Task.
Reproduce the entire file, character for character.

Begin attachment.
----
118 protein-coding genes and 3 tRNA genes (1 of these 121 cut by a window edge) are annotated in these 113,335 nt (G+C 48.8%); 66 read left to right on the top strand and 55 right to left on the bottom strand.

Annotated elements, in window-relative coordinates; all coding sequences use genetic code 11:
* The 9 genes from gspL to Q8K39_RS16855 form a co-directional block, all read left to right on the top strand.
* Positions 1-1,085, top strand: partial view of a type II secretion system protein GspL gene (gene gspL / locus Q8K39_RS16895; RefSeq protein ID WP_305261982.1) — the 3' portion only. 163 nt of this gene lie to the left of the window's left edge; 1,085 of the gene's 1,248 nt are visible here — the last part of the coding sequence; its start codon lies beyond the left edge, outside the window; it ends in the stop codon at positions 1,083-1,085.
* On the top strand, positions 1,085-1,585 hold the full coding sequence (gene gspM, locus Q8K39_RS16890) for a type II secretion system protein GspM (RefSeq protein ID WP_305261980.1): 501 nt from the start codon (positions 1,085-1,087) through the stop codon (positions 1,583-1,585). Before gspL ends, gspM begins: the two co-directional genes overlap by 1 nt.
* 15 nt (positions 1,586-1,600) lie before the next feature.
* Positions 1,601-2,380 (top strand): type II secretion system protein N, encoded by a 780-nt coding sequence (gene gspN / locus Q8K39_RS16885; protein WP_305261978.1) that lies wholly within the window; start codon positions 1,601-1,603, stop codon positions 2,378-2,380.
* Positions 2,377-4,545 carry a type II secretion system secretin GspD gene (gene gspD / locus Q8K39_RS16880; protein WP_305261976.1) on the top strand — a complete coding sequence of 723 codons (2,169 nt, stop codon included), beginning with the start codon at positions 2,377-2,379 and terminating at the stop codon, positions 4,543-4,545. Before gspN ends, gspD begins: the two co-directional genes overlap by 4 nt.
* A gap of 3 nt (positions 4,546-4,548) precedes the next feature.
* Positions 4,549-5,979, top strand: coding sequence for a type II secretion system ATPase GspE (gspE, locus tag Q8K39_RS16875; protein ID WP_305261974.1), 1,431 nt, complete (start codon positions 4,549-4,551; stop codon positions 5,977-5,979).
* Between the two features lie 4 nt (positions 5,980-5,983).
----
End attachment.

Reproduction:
118 protein-coding genes and 3 tRNA genes (1 of these 121 cut by a window edge) are annotated in these 113,335 nt (G+C 48.8%); 66 read left to right on the top strand and 55 right to left on the bottom strand.

Annotated elements, in window-relative coordinates; all coding sequences use genetic code 11:
* The 9 genes from gspL to Q8K39_RS16855 form a co-directional block, all read left to right on the top strand.
* Positions 1-1,085, top strand: partial view of a type II secretion system protein GspL gene (gene gspL / locus Q8K39_RS16895; RefSeq protein ID WP_305261982.1) — the 3' portion only. 163 nt of this gene lie to the left of the window's left edge; 1,085 of the gene's 1,248 nt are visible here — the last part of the coding sequence; its start codon lies beyond the left edge, outside the window; it ends in the stop codon at positions 1,083-1,085.
* On the top strand, positions 1,085-1,585 hold the full coding sequence (gene gspM, locus Q8K39_RS16890) for a type II secretion system protein GspM (RefSeq protein ID WP_305261980.1): 501 nt from the start codon (positions 1,085-1,087) through the stop codon (positions 1,583-1,585). Before gspL ends, gspM begins: the two co-directional genes overlap by 1 nt.
* 15 nt (positions 1,586-1,600) lie before the next feature.
* Positions 1,601-2,380 (top strand): type II secretion system protein N, encoded by a 780-nt coding sequence (gene gspN / locus Q8K39_RS16885; protein WP_305261978.1) that lies wholly within the window; start codon positions 1,601-1,603, stop codon positions 2,378-2,380.
* Positions 2,377-4,545 carry a type II secretion system secretin GspD gene (gene gspD / locus Q8K39_RS16880; protein WP_305261976.1) on the top strand — a complete coding sequence of 723 codons (2,169 nt, stop codon included), beginning with the start codon at positions 2,377-2,379 and terminating at the stop codon, positions 4,543-4,545. Before gspN ends, gspD begins: the two co-directional genes overlap by 4 nt.
* A gap of 3 nt (positions 4,546-4,548) precedes the next feature.
* Positions 4,549-5,979, top strand: coding sequence for a type II secretion system ATPase GspE (gspE, locus tag Q8K39_RS16875; protein ID WP_305261974.1), 1,431 nt, complete (start codon positions 4,549-4,551; stop codon positions 5,977-5,979).
* Between the two features lie 4 nt (positions 5,980-5,983).